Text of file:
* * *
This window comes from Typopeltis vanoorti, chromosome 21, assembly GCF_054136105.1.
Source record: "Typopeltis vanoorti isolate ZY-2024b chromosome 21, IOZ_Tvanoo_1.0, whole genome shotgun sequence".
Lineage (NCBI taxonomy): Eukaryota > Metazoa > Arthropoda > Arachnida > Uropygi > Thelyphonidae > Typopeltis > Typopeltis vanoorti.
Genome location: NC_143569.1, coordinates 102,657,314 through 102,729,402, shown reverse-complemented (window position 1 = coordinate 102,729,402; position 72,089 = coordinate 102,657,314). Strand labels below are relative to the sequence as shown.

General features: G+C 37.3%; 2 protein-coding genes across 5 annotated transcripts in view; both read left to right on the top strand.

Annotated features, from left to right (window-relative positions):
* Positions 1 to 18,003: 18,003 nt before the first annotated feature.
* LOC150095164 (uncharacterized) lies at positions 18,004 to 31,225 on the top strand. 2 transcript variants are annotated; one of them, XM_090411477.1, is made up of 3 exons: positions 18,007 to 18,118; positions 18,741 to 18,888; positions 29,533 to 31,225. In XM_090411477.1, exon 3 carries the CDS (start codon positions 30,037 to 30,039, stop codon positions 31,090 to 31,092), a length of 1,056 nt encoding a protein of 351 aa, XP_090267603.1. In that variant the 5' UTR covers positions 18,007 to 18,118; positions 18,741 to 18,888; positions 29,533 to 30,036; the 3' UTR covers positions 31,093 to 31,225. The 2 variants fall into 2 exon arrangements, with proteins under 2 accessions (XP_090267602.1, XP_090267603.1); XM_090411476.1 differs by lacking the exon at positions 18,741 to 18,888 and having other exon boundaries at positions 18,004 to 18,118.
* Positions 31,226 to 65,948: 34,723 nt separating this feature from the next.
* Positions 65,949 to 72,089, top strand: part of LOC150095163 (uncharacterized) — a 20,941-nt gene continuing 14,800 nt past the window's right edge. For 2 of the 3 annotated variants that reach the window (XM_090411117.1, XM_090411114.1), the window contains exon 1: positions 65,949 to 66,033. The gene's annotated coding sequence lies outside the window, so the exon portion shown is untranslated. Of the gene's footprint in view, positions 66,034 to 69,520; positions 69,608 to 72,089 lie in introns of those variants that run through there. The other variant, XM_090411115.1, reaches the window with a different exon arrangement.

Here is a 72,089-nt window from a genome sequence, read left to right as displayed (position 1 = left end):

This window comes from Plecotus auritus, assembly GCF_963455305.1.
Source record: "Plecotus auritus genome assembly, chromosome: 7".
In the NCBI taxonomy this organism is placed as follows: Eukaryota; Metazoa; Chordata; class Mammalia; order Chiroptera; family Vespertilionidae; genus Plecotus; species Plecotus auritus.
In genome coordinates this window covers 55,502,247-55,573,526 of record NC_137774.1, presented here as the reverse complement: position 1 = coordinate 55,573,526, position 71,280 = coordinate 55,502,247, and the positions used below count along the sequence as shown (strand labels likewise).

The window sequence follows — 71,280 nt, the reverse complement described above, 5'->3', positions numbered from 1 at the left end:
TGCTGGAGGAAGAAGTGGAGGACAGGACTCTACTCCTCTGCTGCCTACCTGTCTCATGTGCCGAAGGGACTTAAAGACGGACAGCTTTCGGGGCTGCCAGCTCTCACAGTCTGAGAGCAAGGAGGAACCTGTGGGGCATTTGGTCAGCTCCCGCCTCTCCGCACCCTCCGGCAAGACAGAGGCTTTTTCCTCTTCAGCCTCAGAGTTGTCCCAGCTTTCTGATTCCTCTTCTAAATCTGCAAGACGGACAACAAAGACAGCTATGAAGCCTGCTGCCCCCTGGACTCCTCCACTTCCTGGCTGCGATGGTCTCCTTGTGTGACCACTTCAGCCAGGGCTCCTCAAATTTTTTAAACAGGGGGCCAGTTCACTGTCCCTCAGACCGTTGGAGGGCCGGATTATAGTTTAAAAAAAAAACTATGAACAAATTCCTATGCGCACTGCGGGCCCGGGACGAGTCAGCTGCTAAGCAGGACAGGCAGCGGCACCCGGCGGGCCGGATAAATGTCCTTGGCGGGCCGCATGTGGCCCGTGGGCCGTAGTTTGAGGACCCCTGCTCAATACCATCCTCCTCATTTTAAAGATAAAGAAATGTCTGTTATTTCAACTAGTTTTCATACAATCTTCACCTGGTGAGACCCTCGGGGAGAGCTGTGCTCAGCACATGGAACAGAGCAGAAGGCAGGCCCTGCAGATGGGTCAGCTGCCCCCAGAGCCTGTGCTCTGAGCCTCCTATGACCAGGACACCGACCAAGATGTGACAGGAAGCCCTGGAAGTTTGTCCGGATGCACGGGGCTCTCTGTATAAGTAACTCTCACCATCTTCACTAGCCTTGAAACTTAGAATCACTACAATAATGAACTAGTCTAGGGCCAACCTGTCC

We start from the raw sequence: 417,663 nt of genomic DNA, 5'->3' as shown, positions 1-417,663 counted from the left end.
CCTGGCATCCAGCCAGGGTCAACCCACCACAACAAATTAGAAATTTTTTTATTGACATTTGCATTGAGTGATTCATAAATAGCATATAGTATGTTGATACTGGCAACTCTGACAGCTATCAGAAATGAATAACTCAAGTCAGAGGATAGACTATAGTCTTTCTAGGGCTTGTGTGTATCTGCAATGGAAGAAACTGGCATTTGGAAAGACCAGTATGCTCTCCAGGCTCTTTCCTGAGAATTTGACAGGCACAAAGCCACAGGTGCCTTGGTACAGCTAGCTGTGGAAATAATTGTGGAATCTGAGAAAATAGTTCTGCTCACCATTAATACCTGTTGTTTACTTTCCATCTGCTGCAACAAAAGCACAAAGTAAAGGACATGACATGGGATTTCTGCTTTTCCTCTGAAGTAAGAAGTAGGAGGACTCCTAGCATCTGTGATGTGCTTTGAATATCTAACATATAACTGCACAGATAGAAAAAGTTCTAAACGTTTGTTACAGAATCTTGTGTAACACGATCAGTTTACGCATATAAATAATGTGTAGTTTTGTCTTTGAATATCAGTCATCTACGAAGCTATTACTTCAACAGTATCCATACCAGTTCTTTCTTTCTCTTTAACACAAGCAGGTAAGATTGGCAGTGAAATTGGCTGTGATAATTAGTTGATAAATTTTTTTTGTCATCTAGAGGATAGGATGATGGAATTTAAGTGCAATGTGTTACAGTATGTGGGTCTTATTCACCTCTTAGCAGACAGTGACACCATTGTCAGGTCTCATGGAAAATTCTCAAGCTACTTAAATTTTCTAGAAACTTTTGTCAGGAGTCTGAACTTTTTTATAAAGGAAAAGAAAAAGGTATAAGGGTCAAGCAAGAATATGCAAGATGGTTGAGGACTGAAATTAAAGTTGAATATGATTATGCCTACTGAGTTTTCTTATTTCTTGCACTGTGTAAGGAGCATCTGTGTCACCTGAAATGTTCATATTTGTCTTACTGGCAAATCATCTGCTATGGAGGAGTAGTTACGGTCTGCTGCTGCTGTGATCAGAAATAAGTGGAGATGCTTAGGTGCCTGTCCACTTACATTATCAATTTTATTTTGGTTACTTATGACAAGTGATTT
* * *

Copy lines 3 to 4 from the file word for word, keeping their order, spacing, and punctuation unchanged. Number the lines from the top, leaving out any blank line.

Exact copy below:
Lineage (NCBI taxonomy): Eukaryota > Metazoa > Arthropoda > Arachnida > Uropygi > Thelyphonidae > Typopeltis > Typopeltis vanoorti.
Genome location: NC_143569.1, coordinates 102,657,314 through 102,729,402, shown reverse-complemented (window position 1 = coordinate 102,729,402; position 72,089 = coordinate 102,657,314). Strand labels below are relative to the sequence as shown.